With JLD (and its sister book, Trinity of Sin) gone, what’s next for me?  Well, there’s the ongoing (and slightly retitled) Justice League 3001 with Keith Giffen and Howard Porter, a new (and top-secret) DC project that I’m very excited about, the return of Augusta Wind at IDW, another (top secret) project for new kid on the block Lion Forge Comics, several animation projects (including multiple episodes of the upcoming Be Cool, Scooby Doo and another DC-related direct-to-video project, following up next month’s Batman vs. Robin), the script for a live-action television pilot—and more.  So things are busy and life is good.

But I’m sure going to miss flying across the universe in the House of Mystery.


Sunday, March 22, 2015


Today is William Shatner's 84th birthday.  (If you want to know why I love the guy, read this.)  With the recent passing of Leonard Nimoy, Shatner seems more of a national treasure than ever (well, considering he's Canadian, I guess he's an international treasure).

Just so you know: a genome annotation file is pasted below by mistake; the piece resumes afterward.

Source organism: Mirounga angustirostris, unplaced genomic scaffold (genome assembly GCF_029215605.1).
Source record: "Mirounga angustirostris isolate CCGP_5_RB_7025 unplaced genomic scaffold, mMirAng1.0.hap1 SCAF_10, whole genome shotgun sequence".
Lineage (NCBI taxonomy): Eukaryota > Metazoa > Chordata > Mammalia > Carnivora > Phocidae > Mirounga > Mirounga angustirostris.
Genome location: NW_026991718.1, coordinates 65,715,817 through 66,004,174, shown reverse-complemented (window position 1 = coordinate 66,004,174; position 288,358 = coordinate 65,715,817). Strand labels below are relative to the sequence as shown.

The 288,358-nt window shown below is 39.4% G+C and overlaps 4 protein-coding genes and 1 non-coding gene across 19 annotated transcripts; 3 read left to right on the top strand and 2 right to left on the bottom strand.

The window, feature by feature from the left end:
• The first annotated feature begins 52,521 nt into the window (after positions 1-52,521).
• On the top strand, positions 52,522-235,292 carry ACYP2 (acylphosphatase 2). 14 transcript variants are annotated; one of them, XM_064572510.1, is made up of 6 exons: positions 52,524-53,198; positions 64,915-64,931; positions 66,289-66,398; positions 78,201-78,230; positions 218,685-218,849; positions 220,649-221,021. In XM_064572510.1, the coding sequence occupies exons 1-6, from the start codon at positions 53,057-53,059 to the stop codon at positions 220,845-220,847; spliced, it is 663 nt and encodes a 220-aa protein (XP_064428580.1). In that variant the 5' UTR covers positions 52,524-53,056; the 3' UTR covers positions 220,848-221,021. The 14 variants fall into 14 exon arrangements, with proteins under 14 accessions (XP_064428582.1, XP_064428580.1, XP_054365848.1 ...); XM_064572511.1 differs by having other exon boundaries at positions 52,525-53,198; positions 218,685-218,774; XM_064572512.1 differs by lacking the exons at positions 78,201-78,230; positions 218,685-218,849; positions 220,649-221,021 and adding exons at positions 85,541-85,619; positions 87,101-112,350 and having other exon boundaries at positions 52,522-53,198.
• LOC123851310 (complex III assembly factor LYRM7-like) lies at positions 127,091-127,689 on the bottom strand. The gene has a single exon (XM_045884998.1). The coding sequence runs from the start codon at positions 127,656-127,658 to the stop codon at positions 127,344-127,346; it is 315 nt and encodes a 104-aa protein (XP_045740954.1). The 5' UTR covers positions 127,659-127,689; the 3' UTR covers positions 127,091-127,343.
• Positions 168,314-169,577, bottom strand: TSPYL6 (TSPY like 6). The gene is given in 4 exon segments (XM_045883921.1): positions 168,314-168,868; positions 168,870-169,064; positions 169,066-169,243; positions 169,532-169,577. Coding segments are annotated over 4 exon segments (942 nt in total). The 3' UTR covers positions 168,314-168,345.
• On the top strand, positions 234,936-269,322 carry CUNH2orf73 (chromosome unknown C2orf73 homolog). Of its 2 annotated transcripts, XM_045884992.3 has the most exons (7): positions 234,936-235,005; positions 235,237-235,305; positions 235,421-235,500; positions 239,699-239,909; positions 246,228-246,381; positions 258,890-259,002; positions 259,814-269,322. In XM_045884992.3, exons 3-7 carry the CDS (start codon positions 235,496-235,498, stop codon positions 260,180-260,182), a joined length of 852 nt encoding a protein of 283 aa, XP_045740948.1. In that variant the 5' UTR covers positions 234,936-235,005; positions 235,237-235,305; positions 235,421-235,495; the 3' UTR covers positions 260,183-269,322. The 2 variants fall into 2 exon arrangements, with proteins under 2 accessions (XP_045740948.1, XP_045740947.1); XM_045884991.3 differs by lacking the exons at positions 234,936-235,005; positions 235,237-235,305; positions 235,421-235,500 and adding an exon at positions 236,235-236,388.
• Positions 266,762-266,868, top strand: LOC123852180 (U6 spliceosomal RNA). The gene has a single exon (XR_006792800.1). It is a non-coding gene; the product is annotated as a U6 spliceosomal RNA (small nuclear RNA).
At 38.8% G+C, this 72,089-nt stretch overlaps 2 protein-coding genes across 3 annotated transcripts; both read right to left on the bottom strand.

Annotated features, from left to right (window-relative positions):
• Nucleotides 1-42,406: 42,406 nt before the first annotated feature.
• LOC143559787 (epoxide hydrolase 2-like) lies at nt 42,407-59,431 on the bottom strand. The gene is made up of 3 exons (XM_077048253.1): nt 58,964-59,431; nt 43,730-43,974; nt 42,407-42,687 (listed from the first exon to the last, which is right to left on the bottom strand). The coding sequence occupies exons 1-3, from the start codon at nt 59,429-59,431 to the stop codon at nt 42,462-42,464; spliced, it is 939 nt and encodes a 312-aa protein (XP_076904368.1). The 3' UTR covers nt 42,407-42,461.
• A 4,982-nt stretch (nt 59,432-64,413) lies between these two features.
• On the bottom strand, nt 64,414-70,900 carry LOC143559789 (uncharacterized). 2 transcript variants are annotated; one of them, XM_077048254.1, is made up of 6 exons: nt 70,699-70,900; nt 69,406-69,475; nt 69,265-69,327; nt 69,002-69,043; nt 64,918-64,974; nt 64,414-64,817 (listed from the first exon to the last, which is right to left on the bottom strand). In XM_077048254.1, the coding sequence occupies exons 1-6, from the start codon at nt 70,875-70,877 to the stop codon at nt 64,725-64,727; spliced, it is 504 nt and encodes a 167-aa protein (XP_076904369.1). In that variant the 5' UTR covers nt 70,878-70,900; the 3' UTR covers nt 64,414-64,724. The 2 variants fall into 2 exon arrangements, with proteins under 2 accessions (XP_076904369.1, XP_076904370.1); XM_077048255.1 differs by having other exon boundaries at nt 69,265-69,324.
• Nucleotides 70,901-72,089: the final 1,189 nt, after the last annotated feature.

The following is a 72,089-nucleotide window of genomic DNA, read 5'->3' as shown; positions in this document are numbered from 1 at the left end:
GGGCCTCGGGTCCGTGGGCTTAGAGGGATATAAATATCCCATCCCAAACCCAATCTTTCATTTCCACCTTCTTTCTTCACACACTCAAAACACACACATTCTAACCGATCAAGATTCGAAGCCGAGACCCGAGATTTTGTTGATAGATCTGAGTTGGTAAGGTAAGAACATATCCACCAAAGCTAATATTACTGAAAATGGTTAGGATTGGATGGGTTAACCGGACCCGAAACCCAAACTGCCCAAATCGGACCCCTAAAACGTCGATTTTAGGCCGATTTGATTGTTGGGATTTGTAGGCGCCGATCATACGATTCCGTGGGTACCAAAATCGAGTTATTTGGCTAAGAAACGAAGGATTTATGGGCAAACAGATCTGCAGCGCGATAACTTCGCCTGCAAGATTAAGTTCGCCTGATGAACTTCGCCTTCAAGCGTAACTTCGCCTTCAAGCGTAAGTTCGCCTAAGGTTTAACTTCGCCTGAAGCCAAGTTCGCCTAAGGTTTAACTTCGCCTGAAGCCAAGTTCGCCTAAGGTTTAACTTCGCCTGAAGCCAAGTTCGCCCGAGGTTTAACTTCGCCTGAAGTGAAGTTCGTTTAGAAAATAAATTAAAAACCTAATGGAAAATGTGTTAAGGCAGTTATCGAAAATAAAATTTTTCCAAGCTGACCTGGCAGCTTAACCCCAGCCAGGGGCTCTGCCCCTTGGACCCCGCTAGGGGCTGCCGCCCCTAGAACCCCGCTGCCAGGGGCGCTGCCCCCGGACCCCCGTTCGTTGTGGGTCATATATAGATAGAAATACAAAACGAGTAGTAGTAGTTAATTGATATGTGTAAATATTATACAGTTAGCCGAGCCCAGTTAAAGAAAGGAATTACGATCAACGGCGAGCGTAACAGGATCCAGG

Captain Kirk has been a part of the pop cultural zeitgeist for nearly fifty years now, but, for me, Shatner's greatest performance, and most memorable character, is Boston Legal's Denny Crane.  But why do we have to choose?

Here's a terrific tribute to Denny Crane:

And here's one of Captain Kirk's greatest moments:

One of these days I'll do a full-out Shatner Top Ten (which would undoubtedly include extraordinary performances in The Andersonville Trial, The Intruder and The Twilight Zone), but for now, let's end with Shatner and Ben Folds performing a fantastic track from their 2004 collaboration, Has Been: 

Happy birthday, Mr. S:  Here's to many more.

Sunday, March 1, 2015